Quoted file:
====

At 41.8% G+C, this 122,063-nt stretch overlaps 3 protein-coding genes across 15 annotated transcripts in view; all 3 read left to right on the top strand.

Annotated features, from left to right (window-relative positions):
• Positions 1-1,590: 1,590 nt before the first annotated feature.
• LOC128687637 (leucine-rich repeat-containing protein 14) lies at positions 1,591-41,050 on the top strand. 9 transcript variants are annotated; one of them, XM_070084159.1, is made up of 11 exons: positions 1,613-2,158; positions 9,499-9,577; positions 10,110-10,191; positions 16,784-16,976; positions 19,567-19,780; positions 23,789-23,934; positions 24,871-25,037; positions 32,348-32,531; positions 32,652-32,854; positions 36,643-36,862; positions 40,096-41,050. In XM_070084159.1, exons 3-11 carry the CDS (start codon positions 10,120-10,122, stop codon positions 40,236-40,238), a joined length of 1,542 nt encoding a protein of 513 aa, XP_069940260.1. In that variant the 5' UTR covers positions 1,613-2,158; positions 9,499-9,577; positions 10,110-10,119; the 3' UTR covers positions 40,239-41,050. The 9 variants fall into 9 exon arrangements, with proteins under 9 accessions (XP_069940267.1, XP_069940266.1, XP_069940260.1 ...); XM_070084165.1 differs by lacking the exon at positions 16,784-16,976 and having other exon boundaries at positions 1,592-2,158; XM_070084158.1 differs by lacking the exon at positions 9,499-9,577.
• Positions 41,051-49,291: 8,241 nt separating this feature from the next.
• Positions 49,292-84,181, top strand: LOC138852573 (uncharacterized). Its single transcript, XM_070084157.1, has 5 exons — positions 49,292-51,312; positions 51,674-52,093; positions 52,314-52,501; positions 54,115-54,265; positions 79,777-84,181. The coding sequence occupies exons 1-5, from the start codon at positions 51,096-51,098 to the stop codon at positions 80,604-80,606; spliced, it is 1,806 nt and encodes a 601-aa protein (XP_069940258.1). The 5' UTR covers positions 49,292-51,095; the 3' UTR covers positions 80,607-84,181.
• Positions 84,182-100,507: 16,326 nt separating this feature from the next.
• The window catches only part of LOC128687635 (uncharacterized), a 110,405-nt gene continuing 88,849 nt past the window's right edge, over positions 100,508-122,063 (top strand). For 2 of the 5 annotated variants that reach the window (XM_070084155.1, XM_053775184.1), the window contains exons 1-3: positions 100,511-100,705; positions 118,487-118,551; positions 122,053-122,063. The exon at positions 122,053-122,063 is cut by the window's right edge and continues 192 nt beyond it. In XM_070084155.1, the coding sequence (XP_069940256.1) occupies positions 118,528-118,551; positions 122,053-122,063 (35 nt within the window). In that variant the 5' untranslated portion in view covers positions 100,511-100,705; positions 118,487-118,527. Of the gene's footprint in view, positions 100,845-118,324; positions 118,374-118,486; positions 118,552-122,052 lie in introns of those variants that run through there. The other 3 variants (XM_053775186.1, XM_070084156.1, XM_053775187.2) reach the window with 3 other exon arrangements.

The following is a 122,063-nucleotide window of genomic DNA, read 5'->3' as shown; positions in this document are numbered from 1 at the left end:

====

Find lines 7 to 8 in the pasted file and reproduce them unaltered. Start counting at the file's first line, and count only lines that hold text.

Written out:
• Positions 84,182-100,507: 16,326 nt separating this feature from the next.
• The window catches only part of LOC128687635 (uncharacterized), a 110,405-nt gene continuing 88,849 nt past the window's right edge, over positions 100,508-122,063 (top strand). For 2 of the 5 annotated variants that reach the window (XM_070084155.1, XM_053775184.1), the window contains exons 1-3: positions 100,511-100,705; positions 118,487-118,551; positions 122,053-122,063. The exon at positions 122,053-122,063 is cut by the window's right edge and continues 192 nt beyond it. In XM_070084155.1, the coding sequence (XP_069940256.1) occupies positions 118,528-118,551; positions 122,053-122,063 (35 nt within the window). In that variant the 5' untranslated portion in view covers positions 100,511-100,705; positions 118,487-118,527. Of the gene's footprint in view, positions 100,845-118,324; positions 118,374-118,486; positions 118,552-122,052 lie in introns of those variants that run through there. The other 3 variants (XM_053775186.1, XM_070084156.1, XM_053775187.2) reach the window with 3 other exon arrangements.